Riding With Thunderbolt, by Allan Baillie

Ben Cross has been orphaned by the smallpox epdiemic and he has come to live with his brutal uncle, who beats and abuses him. So when his mate Thommo suggests they run away and join the bushranger Thunderbolt, Ben feels he has nothing to lose.

For the next two years Ben travels with Thunderbolt’s gang and family. He befirends Thunderbolt’s wife, Mary and their two small children, helping with the chores of cooking and providing for the campsite. He acts as cockatoo (lookout) for the gang when they conduct their raids and hold-ups. At the same time, Ben experiences the highs and lows of the bushranging life. He sees his mate Thommo killed by a trooper during a shoot out, lives with the threat of being caught and imprisoned, and learns about friendship and loyalty.

Riding With Thunderbolt is part of the My Story series from Scholastic and, as such, is written in diary format in the voice of young Ben. Readers aged 10 and over will be drawn into the tale by this first person narrative which enables the author not to impose an opinion of the bushranger lifestyle, but rather to show its impact on one young life.

A good solid read from a reliable author.

My Story: Riding With Thunderbolt – the Diary of Ben Cross, by Allan Baillie
Scholastic, 2004

Fords and Flying Machines – The Diary of Jack McLaren

At 14, Jack McLaren leaves his parents and twin sister behind in Sydney as he heads north to Longreach in Queensland where he is apprenticed as a motor mechanic to his uncle George.

Not only does Jack get to spend his days working on engines, fulfilling his life’s dreams, but he soon has adventures he could never have dreamt of. Jack and George travel on the first automobile to drive the Gulf Track from Longreach to Katherine, accompanying two pilots who are surveying suitable airstrip sites for the great air race from England to Australia.

Snaking their way across the outback, encountering crocodiles and snakes, and contending with punctures, broken axles and breakdowns, Jack and his fellow travellers are sure there is a better way to travel these vast distances. The Queensland and Northern Territory Aerial Service is about to be born, and Jack has a front row seat.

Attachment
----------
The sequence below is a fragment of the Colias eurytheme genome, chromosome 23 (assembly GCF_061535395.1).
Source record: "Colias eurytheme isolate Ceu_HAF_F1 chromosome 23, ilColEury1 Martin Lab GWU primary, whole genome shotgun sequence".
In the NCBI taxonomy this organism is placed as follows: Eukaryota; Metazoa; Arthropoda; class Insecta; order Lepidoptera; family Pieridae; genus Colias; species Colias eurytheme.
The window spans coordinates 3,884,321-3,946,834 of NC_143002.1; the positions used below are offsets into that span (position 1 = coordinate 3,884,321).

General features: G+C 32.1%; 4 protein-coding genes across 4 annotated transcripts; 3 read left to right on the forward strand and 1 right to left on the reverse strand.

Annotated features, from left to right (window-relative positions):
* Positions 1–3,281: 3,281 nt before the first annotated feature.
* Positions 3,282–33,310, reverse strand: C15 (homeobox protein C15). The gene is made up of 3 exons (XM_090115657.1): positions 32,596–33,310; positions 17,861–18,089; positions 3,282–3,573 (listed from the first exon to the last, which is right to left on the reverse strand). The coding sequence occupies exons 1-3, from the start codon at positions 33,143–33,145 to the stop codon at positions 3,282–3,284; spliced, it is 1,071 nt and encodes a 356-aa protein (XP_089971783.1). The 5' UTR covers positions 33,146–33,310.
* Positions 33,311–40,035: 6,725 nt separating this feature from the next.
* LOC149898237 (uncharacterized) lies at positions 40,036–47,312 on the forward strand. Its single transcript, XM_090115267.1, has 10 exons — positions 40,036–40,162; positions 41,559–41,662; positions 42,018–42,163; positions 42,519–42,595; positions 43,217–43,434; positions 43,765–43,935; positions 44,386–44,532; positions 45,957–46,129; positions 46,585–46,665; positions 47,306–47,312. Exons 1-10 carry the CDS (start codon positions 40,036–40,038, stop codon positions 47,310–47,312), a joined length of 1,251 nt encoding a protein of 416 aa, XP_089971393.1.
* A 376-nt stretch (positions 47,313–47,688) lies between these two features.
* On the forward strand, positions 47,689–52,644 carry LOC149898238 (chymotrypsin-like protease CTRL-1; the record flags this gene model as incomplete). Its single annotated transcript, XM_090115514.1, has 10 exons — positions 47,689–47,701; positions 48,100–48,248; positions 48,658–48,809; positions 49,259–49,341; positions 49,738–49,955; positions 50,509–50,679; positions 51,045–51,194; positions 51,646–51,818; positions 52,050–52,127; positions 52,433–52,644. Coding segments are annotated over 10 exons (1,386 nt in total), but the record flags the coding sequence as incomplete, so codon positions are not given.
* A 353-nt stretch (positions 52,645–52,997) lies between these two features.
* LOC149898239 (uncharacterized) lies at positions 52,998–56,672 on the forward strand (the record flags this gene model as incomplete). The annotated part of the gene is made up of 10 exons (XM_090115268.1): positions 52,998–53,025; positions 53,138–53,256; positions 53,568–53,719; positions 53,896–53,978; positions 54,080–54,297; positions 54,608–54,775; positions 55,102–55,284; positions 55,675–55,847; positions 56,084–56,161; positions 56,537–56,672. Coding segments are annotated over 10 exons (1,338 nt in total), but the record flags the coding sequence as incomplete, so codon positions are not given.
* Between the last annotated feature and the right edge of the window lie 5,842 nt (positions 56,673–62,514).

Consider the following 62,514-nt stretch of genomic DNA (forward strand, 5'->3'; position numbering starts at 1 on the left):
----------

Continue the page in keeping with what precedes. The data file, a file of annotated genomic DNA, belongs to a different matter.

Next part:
Told in diary format, Fords and Flying Machines is part of the outstanding My Story series, from Scholastic. Author Patricia Bernard manages to explore not just the history of the period (1919-1921), but also the social issues of the time – class, unemployment, gender equality and more.

AN outstanding read for 10 to 14 year olds.

My Story: Fords and Flying Machines – The Diary of Jack McLaren, by Patricia Bernard
Scholastic, 2003

My Story – Who Am I?

“Matron Rose said I should write in you every day about all the things I do and stuff. And I do lots of things that I’m gunna tell you about.” So begins the diary of Mary Talence, aged 10, Sydney 1937.

Mary’s story, presented via her diary entries, begins at Bombaderry home for Aboriginal children. Mary has been living here since she was five, but remembers another home- with her Mum and Dad and lots of brothers and sisters. Mary likes her family at Bombaderry, including her best friend Marj, and the babies she looks after, but she still misses her Mum and wonders why she doesn’t come to visit.

Mary’s life changes again soon after the diary begins, when she is fostered by a white family. The diary follows her struggle to assimilate into the white society she finds herself living in. Mary is repeatedly told that to be Aboriginal is bad and that she must forget her past. To Mary this is incomprehensible.

Who Am I ? creates an awareness and understanding in young readers of the policies of protection and assimilation of Aborigines which were practiced in Australia until 1969. By using the intimate first person format of the diary, readers are given a first-hand experience of the emotional effects on the children from the ‘stolen generation’ of being removed from their families and stripped of their identities.

Who Am I? is part of Scholastic’s ongoing My Story series, presenting the stories of young people in different periods of Australian history. A quality read for readers aged 10 and over, and also suitable for study as an in class text.

My Story: Who Am I?, by Anita Heiss
Published by Scholastic Australia, 2001